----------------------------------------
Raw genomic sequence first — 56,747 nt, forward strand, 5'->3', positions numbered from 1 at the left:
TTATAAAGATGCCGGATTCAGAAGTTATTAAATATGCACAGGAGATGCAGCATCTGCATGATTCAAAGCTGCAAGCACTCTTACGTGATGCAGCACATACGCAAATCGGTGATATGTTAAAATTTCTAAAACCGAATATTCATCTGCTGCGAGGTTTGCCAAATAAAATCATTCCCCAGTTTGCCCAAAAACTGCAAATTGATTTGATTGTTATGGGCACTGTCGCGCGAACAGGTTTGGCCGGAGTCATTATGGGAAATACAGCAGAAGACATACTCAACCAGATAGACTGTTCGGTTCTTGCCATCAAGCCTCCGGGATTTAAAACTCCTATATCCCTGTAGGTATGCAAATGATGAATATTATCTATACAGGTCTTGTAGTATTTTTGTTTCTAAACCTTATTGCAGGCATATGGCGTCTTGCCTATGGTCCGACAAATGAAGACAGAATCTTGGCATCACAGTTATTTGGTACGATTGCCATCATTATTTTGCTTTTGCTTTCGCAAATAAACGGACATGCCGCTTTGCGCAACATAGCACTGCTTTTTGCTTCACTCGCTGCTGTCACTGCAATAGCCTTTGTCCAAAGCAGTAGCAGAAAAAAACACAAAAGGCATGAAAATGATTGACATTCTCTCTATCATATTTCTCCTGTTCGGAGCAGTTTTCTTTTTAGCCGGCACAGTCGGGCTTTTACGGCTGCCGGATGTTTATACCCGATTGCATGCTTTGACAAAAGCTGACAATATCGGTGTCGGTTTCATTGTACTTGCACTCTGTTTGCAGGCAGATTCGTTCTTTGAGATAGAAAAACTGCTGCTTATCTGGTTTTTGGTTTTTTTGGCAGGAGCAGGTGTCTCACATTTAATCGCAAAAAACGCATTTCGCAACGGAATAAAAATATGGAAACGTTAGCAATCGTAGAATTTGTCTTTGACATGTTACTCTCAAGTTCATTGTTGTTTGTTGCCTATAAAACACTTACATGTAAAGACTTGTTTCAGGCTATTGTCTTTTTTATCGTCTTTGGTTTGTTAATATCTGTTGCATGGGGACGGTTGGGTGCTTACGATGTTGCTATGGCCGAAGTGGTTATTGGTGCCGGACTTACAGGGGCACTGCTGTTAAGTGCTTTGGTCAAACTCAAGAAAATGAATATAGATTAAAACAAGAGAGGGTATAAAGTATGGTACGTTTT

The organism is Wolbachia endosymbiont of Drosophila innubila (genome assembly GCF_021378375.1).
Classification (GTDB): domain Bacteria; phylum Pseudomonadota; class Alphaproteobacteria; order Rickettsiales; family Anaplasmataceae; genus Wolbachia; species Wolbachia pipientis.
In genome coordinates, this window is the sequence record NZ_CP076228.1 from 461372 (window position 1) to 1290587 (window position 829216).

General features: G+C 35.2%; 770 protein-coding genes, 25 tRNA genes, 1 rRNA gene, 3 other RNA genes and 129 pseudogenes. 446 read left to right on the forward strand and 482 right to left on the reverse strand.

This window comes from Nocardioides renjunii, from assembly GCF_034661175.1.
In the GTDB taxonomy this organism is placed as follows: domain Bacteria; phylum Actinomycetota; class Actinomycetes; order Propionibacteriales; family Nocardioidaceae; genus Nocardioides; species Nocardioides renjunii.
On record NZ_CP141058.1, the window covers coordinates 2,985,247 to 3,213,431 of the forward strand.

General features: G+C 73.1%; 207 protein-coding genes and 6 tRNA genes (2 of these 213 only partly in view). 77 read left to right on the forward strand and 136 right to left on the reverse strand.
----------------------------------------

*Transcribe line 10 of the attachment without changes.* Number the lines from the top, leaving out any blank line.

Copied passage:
General features: G+C 73.1%; 207 protein-coding genes and 6 tRNA genes (2 of these 213 only partly in view). 77 read left to right on the forward strand and 136 right to left on the reverse strand.